Where having a player getting stung by a jellyfish or scolding their privates with boiling waters will in time become a good podcast anecdote, some of the murkier stories leave a lasting mark. Thankfully for Julio Arca and Kevin Kyle their injuries did not prove serious and can now be laughed off, but stories of sexual misconduct or managers with reported fascist leanings are a different thing altogether.
Then there are the administrative issues that lead to players being incorrectly registered, or the club having to pay for signings they didn’t even make – just two of the examples off the top of my head of the organisational problems or muddled thinking that have beset SAFC in recent years, but I am sure we will all have our own ‘favourites’.
As a result, long term fans will perhaps have the feeling that the next gaffe or PR disaster is never that far away, but a lot of the time I will be the first to leap forward in defence of the club when it hits the fan.
Some of the issues are a result of extenuating circumstances - and heaven knows I make mistakes in my job, so amidst all the noise I try not to be too critical without first thinking about things from Sunderland’s point of view and whether I could have done any better myself – with the answer to that one usually being no.
Recently, it has become harder to remain in favour with regards to some matters, but whilst I would prefer us not to have a gambling company as the main sponsor and feel the handling of fan behaviour could be better, I do still just about come down on the side of the club when I balance everything up.
With that in mind, Sunderland AFC would have to go and do something spectacular before I felt they’d totally overstepped the mark, and yet that is exactly what has happened – and no amount of mental gymnastics will change my opinion this time.
I refer of course to the fact that whilst out in Dubai for warm weather training the Lads will be taking part in a friendly against Saudi Arabian outfit Al-Shabab, a decision I feel goes against everything the club should be about.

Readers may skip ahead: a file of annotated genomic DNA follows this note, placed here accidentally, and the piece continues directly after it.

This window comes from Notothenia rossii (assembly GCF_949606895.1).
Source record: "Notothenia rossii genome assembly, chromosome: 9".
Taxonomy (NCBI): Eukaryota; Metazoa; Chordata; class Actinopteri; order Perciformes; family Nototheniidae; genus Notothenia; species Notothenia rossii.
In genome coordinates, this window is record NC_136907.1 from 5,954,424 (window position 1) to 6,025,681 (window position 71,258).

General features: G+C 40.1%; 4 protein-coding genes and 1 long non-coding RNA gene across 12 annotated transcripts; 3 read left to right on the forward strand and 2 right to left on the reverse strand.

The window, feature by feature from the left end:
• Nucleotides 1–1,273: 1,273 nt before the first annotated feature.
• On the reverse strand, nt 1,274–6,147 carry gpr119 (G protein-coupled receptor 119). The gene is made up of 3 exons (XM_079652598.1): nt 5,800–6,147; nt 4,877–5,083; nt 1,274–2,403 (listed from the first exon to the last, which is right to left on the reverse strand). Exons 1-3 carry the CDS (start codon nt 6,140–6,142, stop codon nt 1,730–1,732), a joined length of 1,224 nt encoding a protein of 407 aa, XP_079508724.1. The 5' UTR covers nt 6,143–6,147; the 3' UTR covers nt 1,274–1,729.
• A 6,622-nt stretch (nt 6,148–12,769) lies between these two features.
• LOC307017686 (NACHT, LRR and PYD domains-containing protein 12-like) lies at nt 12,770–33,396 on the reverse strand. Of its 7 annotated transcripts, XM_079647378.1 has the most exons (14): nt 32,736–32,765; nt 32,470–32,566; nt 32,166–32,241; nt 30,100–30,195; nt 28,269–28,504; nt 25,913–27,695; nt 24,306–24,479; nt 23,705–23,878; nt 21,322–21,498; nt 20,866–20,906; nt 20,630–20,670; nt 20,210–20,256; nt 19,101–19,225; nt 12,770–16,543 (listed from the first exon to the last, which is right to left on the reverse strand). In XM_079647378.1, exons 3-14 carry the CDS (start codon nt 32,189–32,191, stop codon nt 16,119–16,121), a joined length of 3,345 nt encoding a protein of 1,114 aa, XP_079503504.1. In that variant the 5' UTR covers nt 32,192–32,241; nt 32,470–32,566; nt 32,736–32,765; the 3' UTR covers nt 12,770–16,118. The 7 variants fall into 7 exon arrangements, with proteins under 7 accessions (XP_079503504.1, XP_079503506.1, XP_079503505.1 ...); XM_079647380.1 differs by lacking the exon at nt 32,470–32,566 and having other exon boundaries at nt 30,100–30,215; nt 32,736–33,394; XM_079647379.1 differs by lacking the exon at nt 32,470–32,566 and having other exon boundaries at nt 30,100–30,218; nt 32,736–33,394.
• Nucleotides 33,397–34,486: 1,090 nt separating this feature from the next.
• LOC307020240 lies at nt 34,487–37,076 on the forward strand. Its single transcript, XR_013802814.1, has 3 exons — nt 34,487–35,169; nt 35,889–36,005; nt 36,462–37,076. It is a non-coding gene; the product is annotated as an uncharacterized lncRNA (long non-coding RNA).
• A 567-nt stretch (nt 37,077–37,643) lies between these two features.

I could just about put up with the fact they were going to the United Arab Emirates in the first place – but now my concerns are much greater.
It would have been nice had we made efforts to reduce our carbon footprint and looked to travel somewhere closer to home, but that is probably another matter for another day. Of more importance is the question of human rights and freedoms within the UAE, and whether it is appropriate for the club to be buying into such a culture – from what I understand, and I am in no way an expert on this so would be happy to be educated, the place is moderately more tolerant than other countries in the region, and so there is some slight solace in that.
I can make a distinction too, rightly or wrongly, that certain businesses or resorts do not necessarily reflect the regime they operate under. That is undoubtedly a grey area though and part of a bigger conversation about global society, but for me, there is no ambiguity whatsoever about playing a side from Saudi – it is a major own-goal and suggests somebody at SAFC has a tin-ear right now.
I don’t know what level of opposition Al-Shabab will provide, but surely somebody at the club can see why even just the link to their country is problematic?